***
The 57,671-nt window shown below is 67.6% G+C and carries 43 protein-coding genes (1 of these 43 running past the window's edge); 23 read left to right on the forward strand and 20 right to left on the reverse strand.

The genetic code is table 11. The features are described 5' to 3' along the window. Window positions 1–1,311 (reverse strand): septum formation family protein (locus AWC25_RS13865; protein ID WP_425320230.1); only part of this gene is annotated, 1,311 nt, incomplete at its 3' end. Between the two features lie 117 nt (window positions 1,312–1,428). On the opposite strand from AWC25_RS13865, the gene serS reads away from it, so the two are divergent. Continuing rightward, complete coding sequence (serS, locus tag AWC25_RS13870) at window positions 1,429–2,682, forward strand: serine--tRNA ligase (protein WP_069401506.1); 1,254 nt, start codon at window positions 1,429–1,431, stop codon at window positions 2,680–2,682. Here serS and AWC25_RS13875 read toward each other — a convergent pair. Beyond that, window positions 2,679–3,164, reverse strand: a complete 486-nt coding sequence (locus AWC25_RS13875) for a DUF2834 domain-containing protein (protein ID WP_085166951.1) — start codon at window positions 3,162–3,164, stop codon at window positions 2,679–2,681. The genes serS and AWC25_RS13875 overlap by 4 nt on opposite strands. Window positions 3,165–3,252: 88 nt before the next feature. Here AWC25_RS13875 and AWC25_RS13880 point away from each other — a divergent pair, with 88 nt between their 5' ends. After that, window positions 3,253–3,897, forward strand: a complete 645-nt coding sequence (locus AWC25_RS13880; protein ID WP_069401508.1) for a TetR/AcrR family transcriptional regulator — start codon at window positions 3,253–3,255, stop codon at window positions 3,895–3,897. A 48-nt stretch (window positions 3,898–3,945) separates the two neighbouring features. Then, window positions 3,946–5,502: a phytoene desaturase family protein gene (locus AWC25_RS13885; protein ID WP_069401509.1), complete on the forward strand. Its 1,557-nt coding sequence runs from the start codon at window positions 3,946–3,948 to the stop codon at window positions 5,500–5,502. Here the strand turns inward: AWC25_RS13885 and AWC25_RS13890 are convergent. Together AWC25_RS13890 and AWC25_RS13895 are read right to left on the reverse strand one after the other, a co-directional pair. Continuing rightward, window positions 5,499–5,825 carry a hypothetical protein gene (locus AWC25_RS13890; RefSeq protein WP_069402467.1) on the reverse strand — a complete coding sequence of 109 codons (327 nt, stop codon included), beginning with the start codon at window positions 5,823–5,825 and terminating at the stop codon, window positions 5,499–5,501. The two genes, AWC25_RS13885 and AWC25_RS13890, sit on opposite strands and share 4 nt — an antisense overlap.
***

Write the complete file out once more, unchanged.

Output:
The 57,671-nt window shown below is 67.6% G+C and carries 43 protein-coding genes (1 of these 43 running past the window's edge); 23 read left to right on the forward strand and 20 right to left on the reverse strand.

The genetic code is table 11. The features are described 5' to 3' along the window. Window positions 1–1,311 (reverse strand): septum formation family protein (locus AWC25_RS13865; protein ID WP_425320230.1); only part of this gene is annotated, 1,311 nt, incomplete at its 3' end. Between the two features lie 117 nt (window positions 1,312–1,428). On the opposite strand from AWC25_RS13865, the gene serS reads away from it, so the two are divergent. Continuing rightward, complete coding sequence (serS, locus tag AWC25_RS13870) at window positions 1,429–2,682, forward strand: serine--tRNA ligase (protein WP_069401506.1); 1,254 nt, start codon at window positions 1,429–1,431, stop codon at window positions 2,680–2,682. Here serS and AWC25_RS13875 read toward each other — a convergent pair. Beyond that, window positions 2,679–3,164, reverse strand: a complete 486-nt coding sequence (locus AWC25_RS13875) for a DUF2834 domain-containing protein (protein ID WP_085166951.1) — start codon at window positions 3,162–3,164, stop codon at window positions 2,679–2,681. The genes serS and AWC25_RS13875 overlap by 4 nt on opposite strands. Window positions 3,165–3,252: 88 nt before the next feature. Here AWC25_RS13875 and AWC25_RS13880 point away from each other — a divergent pair, with 88 nt between their 5' ends. After that, window positions 3,253–3,897, forward strand: a complete 645-nt coding sequence (locus AWC25_RS13880; protein ID WP_069401508.1) for a TetR/AcrR family transcriptional regulator — start codon at window positions 3,253–3,255, stop codon at window positions 3,895–3,897. A 48-nt stretch (window positions 3,898–3,945) separates the two neighbouring features. Then, window positions 3,946–5,502: a phytoene desaturase family protein gene (locus AWC25_RS13885; protein ID WP_069401509.1), complete on the forward strand. Its 1,557-nt coding sequence runs from the start codon at window positions 3,946–3,948 to the stop codon at window positions 5,500–5,502. Here the strand turns inward: AWC25_RS13885 and AWC25_RS13890 are convergent. Together AWC25_RS13890 and AWC25_RS13895 are read right to left on the reverse strand one after the other, a co-directional pair. Continuing rightward, window positions 5,499–5,825 carry a hypothetical protein gene (locus AWC25_RS13890; RefSeq protein WP_069402467.1) on the reverse strand — a complete coding sequence of 109 codons (327 nt, stop codon included), beginning with the start codon at window positions 5,823–5,825 and terminating at the stop codon, window positions 5,499–5,501. The two genes, AWC25_RS13885 and AWC25_RS13890, sit on opposite strands and share 4 nt — an antisense overlap.